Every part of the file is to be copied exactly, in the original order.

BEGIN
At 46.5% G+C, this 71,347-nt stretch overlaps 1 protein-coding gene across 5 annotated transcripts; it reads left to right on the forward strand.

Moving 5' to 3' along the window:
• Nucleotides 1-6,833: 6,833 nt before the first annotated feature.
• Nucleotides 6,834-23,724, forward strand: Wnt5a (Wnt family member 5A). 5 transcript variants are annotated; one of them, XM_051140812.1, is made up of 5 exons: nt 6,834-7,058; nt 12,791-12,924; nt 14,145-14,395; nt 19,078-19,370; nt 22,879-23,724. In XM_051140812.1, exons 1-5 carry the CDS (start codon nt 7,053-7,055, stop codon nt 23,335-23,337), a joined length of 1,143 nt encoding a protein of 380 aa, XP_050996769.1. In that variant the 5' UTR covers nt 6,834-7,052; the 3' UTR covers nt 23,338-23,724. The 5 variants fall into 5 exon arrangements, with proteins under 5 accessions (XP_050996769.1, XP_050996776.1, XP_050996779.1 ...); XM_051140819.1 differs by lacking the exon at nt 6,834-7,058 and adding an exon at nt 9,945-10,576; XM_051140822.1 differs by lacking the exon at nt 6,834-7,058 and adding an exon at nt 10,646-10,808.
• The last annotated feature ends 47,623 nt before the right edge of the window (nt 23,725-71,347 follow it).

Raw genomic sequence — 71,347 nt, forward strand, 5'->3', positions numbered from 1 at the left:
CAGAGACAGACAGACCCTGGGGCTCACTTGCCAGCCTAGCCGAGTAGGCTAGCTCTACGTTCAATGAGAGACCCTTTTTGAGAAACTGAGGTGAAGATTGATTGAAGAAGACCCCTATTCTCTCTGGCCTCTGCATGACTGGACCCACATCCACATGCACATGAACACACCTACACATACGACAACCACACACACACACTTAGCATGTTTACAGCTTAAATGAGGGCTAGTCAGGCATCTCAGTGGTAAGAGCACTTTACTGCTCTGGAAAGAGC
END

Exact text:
At 46.5% G+C, this 71,347-nt stretch overlaps 1 protein-coding gene across 5 annotated transcripts; it reads left to right on the forward strand.

Moving 5' to 3' along the window:
• Nucleotides 1-6,833: 6,833 nt before the first annotated feature.
• Nucleotides 6,834-23,724, forward strand: Wnt5a (Wnt family member 5A). 5 transcript variants are annotated; one of them, XM_051140812.1, is made up of 5 exons: nt 6,834-7,058; nt 12,791-12,924; nt 14,145-14,395; nt 19,078-19,370; nt 22,879-23,724. In XM_051140812.1, exons 1-5 carry the CDS (start codon nt 7,053-7,055, stop codon nt 23,335-23,337), a joined length of 1,143 nt encoding a protein of 380 aa, XP_050996769.1. In that variant the 5' UTR covers nt 6,834-7,052; the 3' UTR covers nt 23,338-23,724. The 5 variants fall into 5 exon arrangements, with proteins under 5 accessions (XP_050996769.1, XP_050996776.1, XP_050996779.1 ...); XM_051140819.1 differs by lacking the exon at nt 6,834-7,058 and adding an exon at nt 9,945-10,576; XM_051140822.1 differs by lacking the exon at nt 6,834-7,058 and adding an exon at nt 10,646-10,808.
• The last annotated feature ends 47,623 nt before the right edge of the window (nt 23,725-71,347 follow it).

Raw genomic sequence — 71,347 nt, forward strand, 5'->3', positions numbered from 1 at the left:
CAGAGACAGACAGACCCTGGGGCTCACTTGCCAGCCTAGCCGAGTAGGCTAGCTCTACGTTCAATGAGAGACCCTTTTTGAGAAACTGAGGTGAAGATTGATTGAAGAAGACCCCTATTCTCTCTGGCCTCTGCATGACTGGACCCACATCCACATGCACATGAACACACCTACACATACGACAACCACACACACACACTTAGCATGTTTACAGCTTAAATGAGGGCTAGTCAGGCATCTCAGTGGTAAGAGCACTTTACTGCTCTGGAAAGAGC